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Top 5 Bike Trails in the US

I don’t know about you, but there’s not much I like better than heading out for a sunny day or two with my bicycle. Now that summer is here, why not head out to one of these landmark bike trails?


Cardinal Greenways – Indiana
While most bike trails require you to bring your own, there is a free loaner bike program available on this path. All they require from you is a current photo ID (such as a drivers license or military) and they hold onto it till you return the bike. Once you’ve got your bike, enjoy the 62 miles of trees, scenic fields and friendly towns that dot the trail.


North Central State Recreation Trail – Michigan
Rail trails are great, and North Central Trail is no exception. Along with all the great restaurants to stop at, the forests of Northern Michigan are exceptionally beautiful in the summertime.


Great Allegheny Passage – Maryland & Pennsylvania
Crossing paths with another great trail – the C&O – this is one of the longest bike trails in the States at 141 miles long. Stop at the biking tourist town of Ohiopyle, which garners close to 1.5 million visitors a year at mile marker 72. While there be sure to check out some of the work of acclaimed architect Frank Lloyd Wright.


Mesabi Trail – Minnesota
132 miles of asphalt and trail connect 25 communities and has earned itself the name as one of the longest paved trails in all of America. This trail is camping friendly with lots of parks dotting the trail. If you’re wanting to do some looking around there are plenty of dining opportunities, antiquing, and swimming to be had.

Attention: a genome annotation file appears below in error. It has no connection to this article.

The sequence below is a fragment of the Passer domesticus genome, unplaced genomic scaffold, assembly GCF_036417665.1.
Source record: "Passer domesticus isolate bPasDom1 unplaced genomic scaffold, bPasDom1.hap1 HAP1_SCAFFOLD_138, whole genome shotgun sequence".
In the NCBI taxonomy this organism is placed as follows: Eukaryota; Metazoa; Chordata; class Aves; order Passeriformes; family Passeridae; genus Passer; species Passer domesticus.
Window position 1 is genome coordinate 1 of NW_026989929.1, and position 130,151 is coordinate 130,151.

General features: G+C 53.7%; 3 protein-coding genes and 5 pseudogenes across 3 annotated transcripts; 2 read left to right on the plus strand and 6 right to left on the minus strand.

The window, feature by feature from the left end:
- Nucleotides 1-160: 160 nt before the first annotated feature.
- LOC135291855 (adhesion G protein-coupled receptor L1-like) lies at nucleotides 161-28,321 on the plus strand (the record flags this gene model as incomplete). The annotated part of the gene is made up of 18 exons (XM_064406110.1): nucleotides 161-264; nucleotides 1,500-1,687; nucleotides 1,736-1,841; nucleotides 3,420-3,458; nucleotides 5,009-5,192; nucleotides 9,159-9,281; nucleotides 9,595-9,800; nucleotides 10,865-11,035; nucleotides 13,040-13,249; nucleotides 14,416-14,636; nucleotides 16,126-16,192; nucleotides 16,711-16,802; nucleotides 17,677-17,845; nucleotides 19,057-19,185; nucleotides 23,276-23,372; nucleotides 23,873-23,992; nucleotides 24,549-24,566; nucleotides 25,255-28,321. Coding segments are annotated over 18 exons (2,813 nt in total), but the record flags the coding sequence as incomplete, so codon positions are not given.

harpers ferry

The Chesapeake and Ohio Canal Trail – DC & Maryland
This lengthy 184 mile trail is built over an old canal which means, while not the most challenging of rides, is still quite beautiful. There are many parks, tunnels and stunning historical towns to visit on your ride. Take a good portion of a day to visit Harpers Ferry. The Potomac and Shenandoah rivers meet along side this old West Virginian town which make for great rafting and swimming (as long as the current isn’t too strong). An array of outfitters and ice cream parlors as well as the headquarters for the Appalachian Trail make this a stop you don’t want you and your biking buddies to miss.

By James Kennedy


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